November 24, 2008

Bringing Lynah Back

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Standing in the middle of Section B as the final minutes ticked off Lynah’s scoreboard on both Friday and Saturday night, I felt a nostalgic electricity reverberating through the student sections that seeped its way around the rink. I imagined that Lynah Rink once bore witness to this contemporary anomaly every evening its famed and feared ice hockey team laced up their skates. Scenes of students shuffling on the wooden bleachers before 7 p.m., of chest painted diehards who brave the tundra-like conditions, of 60 minutes of nonstop enthusiasm from the Faithful and townies alike, and of a domination of our Hahvahd and Dartmouth rivals flooded my mind amid visions of seasons past.
With the current seniors forming the only class to have witnessed Cornell’s last NCAA playoff berth, it comes as little surprise that we have witnessed a recent demise in enthusiasm. Yet for the first time in many home weekends at Lynah Rink, the atmosphere was truly festive as each person standing in the crowd passionately cheered from warmups to the Lynah Salute, with some “Pinball Wizard” dancing squeezed in between.
This is the Lynah Rink that every team in NCAA hockey fears entering, these are the energetic students whose vocal cords know no bounds. And here is the team that systematically wears down the opposition en route to a convincing victory.
I will not prematurely label 2008-09 The Return of King Cornell, yet as we turn toward Thanksgiving and two crucial games against North Dakota before a visit from our northern friends, Clarkson and St. Lawrence, I implore students to once again flock to Lynah Rink for more than just the Harvard game. One simply cannot doubt the connection between crowd enthusiasm and player performance; it has never been more evident for us students than on Friday night.
The 2008-09 Cornell men’s ice hockey team is the real deal. It has knocked off Princeton and Harvard, two of the biggest Ivy League and ECAC Hockey foes, in convincing fashion and every week this team gets better. It is now time for the Lynah Faithful, for those who were turned off by the convoluted ticketing process and prices, and for the Ithaca community to unite behind Cornell hockey. In my last column until next season, I beseech everyone reading this to make Cornell hockey and its tradition of winning a priority.
The last two seasons were a mere bump in the road; Cornell is back in business. As the team plays well and keeps on winning, fandom has never been more fun. Those who have never attended a game should give it a go, those who were disappointed by the Athletics Department ought to reconsider (but not forgive), and those who do come might want to arrive before Arthur Mintz ’71 announces, “Good evening hockey fans. Welcome to Lynah Rink, the home of Big Red Hockey.” Let’s return Lynah Rink to the glory days.
This winter awakening, however, is contingent upon continued Red success. While Cornell and Air Force are the only two remaining undefeated teams in all of D-1 hockey, complacency will only lead to failure. The difference in breakout plays, power play puck movement, net crashing and overall energy between the 2-2 tie to Colgate the previous Saturday and the two games this weekend was like night and day. Yet there is still work to be done.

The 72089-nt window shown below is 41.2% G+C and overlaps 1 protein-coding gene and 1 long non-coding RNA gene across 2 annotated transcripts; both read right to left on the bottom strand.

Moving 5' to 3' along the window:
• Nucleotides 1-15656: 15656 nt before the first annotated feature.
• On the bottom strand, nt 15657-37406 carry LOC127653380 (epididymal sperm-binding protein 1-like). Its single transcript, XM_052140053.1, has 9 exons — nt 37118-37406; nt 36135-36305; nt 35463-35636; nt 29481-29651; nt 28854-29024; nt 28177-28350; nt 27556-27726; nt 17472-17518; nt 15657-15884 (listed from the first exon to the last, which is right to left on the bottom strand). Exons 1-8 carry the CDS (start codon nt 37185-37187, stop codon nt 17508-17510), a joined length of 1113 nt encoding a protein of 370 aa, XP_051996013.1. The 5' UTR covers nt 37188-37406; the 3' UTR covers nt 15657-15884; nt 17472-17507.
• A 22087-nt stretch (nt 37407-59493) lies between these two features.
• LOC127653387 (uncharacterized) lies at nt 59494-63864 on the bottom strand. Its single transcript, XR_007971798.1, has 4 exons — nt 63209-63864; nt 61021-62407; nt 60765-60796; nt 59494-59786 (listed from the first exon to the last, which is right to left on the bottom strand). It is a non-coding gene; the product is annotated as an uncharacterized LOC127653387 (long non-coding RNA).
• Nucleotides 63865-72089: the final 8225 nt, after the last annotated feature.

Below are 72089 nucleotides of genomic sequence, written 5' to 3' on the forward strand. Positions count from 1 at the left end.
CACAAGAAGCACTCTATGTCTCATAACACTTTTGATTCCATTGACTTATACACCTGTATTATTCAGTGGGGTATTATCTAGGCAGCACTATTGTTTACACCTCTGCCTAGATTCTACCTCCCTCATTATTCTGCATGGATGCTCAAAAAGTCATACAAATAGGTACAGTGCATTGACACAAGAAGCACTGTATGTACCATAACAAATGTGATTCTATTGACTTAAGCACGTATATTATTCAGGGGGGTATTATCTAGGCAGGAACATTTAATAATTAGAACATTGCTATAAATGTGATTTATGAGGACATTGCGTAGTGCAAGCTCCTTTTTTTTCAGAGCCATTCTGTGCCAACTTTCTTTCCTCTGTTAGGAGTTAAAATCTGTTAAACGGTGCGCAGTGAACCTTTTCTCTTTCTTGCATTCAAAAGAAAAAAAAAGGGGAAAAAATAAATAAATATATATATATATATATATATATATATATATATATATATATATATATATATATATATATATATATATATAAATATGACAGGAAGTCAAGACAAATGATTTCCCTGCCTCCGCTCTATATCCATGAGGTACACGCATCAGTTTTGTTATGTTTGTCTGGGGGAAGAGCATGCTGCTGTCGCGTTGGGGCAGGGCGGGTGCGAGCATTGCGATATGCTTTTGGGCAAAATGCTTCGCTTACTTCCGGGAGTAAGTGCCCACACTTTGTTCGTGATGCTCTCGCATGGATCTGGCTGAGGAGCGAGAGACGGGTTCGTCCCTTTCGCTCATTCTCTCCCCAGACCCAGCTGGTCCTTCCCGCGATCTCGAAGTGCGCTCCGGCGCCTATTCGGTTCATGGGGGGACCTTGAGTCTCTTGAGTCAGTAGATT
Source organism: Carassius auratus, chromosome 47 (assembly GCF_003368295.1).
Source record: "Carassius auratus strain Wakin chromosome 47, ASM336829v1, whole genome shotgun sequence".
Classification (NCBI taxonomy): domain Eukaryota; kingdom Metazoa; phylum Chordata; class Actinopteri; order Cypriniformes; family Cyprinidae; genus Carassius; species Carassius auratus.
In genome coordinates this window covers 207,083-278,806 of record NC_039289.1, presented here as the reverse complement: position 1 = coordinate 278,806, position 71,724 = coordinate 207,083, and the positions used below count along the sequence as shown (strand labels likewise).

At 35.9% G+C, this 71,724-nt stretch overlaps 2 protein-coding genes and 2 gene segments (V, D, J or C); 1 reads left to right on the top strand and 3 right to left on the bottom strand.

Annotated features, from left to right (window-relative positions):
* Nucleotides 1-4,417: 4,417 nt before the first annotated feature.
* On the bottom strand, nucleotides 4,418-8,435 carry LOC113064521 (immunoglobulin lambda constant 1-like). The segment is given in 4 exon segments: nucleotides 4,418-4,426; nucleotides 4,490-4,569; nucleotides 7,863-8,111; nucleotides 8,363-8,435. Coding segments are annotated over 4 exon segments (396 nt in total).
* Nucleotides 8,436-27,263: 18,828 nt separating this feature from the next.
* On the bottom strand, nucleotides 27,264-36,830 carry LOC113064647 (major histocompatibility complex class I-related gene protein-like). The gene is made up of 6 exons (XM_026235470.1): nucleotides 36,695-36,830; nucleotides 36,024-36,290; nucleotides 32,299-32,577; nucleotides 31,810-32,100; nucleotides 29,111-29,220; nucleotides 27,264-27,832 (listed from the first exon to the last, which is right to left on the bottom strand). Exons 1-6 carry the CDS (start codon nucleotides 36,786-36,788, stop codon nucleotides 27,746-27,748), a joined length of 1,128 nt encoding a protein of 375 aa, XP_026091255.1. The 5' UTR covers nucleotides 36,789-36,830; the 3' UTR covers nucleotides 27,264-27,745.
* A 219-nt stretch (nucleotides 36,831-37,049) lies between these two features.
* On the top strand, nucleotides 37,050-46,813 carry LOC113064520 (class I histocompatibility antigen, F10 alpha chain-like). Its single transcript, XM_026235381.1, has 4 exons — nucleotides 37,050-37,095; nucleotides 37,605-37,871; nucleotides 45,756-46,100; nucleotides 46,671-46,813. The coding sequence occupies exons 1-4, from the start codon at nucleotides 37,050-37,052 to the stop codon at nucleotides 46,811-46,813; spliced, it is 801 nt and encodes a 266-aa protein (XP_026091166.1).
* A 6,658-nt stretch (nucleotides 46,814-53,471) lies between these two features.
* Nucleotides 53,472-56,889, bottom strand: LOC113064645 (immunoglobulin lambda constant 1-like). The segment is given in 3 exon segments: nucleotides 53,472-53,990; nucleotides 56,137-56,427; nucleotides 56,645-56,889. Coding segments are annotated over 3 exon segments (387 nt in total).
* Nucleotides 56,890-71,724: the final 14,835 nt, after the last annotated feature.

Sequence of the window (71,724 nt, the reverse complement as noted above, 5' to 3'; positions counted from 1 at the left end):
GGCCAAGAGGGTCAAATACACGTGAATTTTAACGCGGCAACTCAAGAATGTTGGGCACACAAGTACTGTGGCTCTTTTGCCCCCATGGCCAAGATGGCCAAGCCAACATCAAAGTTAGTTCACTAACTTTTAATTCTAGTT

Most notably, the team continues to struggle breaking out of its own zone and maintaining puck control through the neutral zone. The remarkable improvement from where this weakness stood two weeks ago is a testament to Coach Schafer’s work ethic in practice, yet for Cornell to compete against the Fighting Sioux in Grand Forks, N.D., more needs to happen. That starts and ends with our defensive leaders, Brendan Nash and Jared Seminoff. Nash especially has been disappointing to watch this season. One must wonder, is Nash’s lackluster effort the result of an unwillingness to read the play, a lingering injury, or is he downright oblivious? How many times must we see his one-timers from the point blocked, a turnover on our own blue line, a failure to hold the zone on the power play, or Tyler Roeszler forced to play defense while Nash gets back into position after a failed rush attempt?
On the other hand, the defense as a whole played an outstanding weekend. It speaks volumes about shot totals when your goaltender gives up one goal against Harvard, yet his save percentage decreases. Keir Ross, Justin Krueger and Mike Devin all played considerably more controlled styles.
Offensively, little needs to be written other than all four lines clicked superbly this weekend. With co-alternate captain Tyler Mugford injured, the checking line, now backboned by Joe Scali, came through with a clutch goal against Dartmouth. Scali’s four-foot jump illustrated just how much that goal meant, and his first star of the game honor was well deserved. Further, Evan Barlow and Blake Gallagher were flying around the ice with unmatched intensity. Despite an ungodly number of irons hit between them in the last two weeks of games, I’m confident both will cash in for many goals this season.
There’s a lot to look forward to this season. If we rebuild the energy in Lynah Rink on a consistent basis, you may very well find yourself watching Cornell play deep into March and early April.